What's the best we could hope for? Something like this. Write R for , i.e., all formal potentially-double-ended Laurent series. There's an addition operation defined on the whole thing, and a multiplicative operation defined on some subset of pairs of its elements, namely those for which the relevant sums converge (or maybe are "summable" in some weaker sense). There are two problems: (1) some products aren't defined, and (2) at least with some ways of defining them, there are some zero-divisors -- e.g., (x-1) times the sum of all powers of x, as discussed above. (I remark that if your original purpose is to be able to divide by zero, perhaps you shouldn't be too troubled by the presence of zero-divisors; contrapositively, that if they trouble you, perhaps you shouldn't have wanted to divide by zero in the first place.)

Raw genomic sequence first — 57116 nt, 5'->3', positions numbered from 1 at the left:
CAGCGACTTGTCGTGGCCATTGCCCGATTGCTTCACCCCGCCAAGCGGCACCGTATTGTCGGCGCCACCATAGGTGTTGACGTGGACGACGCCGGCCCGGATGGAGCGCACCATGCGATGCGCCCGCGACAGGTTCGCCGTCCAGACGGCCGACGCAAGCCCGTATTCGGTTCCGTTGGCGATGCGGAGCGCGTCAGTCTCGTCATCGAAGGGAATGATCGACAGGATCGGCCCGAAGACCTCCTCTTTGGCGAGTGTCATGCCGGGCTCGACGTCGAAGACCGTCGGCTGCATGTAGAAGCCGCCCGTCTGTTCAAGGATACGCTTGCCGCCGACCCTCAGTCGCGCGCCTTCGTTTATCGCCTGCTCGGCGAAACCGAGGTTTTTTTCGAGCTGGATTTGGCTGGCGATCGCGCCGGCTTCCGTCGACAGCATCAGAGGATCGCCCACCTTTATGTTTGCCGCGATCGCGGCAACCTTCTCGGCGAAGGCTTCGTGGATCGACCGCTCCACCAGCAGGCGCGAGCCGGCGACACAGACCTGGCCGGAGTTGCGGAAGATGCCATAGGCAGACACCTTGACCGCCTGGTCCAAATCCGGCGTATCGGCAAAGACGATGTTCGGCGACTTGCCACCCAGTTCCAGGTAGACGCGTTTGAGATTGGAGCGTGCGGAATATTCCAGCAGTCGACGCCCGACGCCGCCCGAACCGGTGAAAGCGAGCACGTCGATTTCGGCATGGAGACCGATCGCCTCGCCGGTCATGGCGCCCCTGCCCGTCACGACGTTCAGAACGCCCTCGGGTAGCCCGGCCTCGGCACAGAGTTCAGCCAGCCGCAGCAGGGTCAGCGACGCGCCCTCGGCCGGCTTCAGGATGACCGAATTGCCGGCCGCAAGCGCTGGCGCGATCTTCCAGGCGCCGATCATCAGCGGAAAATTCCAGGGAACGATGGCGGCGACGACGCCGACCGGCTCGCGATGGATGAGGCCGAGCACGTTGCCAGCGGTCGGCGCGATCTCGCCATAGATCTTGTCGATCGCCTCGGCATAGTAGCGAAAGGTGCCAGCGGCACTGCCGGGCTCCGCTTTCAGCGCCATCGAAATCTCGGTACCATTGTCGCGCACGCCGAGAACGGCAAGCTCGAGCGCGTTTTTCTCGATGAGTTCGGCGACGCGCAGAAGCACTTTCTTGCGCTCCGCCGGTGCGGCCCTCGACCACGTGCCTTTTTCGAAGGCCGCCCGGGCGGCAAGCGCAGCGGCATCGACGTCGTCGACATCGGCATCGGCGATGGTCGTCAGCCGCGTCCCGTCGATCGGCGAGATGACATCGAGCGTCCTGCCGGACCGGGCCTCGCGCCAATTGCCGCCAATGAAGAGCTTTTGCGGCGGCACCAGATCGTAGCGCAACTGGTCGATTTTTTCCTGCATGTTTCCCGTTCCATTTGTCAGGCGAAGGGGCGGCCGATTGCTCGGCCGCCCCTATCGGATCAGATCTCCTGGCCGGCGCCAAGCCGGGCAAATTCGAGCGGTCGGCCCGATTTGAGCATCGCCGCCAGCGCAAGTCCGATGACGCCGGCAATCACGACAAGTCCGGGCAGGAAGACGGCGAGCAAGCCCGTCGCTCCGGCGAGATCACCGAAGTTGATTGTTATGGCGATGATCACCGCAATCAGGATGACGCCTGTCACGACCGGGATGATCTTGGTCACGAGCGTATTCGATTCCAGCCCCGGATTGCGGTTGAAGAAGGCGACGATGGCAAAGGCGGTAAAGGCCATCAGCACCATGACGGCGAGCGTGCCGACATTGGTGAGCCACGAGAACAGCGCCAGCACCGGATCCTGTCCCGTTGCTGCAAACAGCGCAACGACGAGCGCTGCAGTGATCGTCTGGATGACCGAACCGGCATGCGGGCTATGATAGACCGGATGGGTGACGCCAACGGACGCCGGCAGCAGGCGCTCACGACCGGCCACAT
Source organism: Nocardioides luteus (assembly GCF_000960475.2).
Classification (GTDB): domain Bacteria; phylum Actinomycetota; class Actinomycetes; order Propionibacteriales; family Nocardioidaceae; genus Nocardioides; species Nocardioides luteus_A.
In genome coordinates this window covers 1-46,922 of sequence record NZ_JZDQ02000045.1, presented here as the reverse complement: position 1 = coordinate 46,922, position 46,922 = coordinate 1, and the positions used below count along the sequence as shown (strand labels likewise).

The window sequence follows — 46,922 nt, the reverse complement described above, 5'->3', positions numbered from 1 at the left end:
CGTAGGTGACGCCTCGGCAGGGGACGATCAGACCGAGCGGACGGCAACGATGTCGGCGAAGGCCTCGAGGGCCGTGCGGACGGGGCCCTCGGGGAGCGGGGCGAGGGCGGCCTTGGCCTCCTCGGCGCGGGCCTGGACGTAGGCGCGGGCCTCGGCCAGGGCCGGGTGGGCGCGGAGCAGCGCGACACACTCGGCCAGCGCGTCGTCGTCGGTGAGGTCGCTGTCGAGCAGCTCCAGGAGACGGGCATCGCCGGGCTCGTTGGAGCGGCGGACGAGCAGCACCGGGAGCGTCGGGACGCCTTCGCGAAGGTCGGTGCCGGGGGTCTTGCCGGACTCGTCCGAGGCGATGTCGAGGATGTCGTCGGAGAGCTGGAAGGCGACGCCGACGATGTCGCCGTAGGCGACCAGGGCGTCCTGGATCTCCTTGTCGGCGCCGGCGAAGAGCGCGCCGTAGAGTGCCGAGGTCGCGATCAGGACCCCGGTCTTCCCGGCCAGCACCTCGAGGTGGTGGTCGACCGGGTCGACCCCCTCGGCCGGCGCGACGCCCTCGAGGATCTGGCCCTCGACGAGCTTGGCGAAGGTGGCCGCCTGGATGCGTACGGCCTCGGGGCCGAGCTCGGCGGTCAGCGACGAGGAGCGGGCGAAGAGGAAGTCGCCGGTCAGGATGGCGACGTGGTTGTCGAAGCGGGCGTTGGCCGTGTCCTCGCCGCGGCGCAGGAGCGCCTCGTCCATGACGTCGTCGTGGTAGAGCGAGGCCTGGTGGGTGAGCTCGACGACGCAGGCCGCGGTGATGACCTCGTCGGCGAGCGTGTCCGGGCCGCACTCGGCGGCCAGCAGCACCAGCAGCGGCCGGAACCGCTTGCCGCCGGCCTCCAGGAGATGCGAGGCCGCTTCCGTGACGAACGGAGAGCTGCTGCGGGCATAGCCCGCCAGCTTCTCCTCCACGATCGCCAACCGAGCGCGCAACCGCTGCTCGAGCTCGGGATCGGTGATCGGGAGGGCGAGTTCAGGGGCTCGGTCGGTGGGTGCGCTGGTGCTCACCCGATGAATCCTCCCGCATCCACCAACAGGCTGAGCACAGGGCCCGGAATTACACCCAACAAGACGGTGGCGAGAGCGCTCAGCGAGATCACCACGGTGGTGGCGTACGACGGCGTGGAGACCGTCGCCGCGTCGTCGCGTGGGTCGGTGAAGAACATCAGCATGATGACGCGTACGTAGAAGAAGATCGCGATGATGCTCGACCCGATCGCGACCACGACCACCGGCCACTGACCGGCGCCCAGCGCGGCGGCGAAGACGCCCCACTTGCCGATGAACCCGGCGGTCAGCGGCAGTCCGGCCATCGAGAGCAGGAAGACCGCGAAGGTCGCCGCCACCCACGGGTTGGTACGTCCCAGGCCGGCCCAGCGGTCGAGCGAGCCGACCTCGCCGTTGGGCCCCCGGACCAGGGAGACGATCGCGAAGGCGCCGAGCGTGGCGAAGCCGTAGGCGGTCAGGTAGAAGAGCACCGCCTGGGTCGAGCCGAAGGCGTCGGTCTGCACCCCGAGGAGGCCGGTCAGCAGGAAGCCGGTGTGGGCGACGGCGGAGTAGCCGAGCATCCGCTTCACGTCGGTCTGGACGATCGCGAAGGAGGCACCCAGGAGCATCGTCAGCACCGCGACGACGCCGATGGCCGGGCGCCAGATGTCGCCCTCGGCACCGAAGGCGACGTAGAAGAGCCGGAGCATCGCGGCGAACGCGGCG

We might hope to deal with issue 1 by restricting to some subset A of R, chosen so that all the sums that occur when multiplying elements of A are "well enough behaved"; if issue 2 persists after doing that, maybe we might hope to deal with that by taking a quotient of A -- i.e., treating some of its elements as being equal to one another.

Some versions of this strategy definitely succeed, and correspond to things just_browsing already mentioned above. For instance, let A consist of everything in R with only finitely many negative powers of x, the Laurent series already mentioned; this is a field. Or let it consist of everything that's the series expansion of a rational function of x; this is also a field. This latter is, I think, the nearest you can get to "finite or periodic". The periodic elements are the ones whose denominator has degree at most 1. Degree <= 2 brings in arithmetico-periodic elements -- things that go, say, 1,1,2,2,3,3,4,4, etc. I'm pretty sure that degree <=d in the denominator is the same as coefficients being ultimately (periodic + polynomial of degree < d). And this is what you get if you say you want to include both 1 and x, and to be closed under addition, subtraction, multiplication, and division.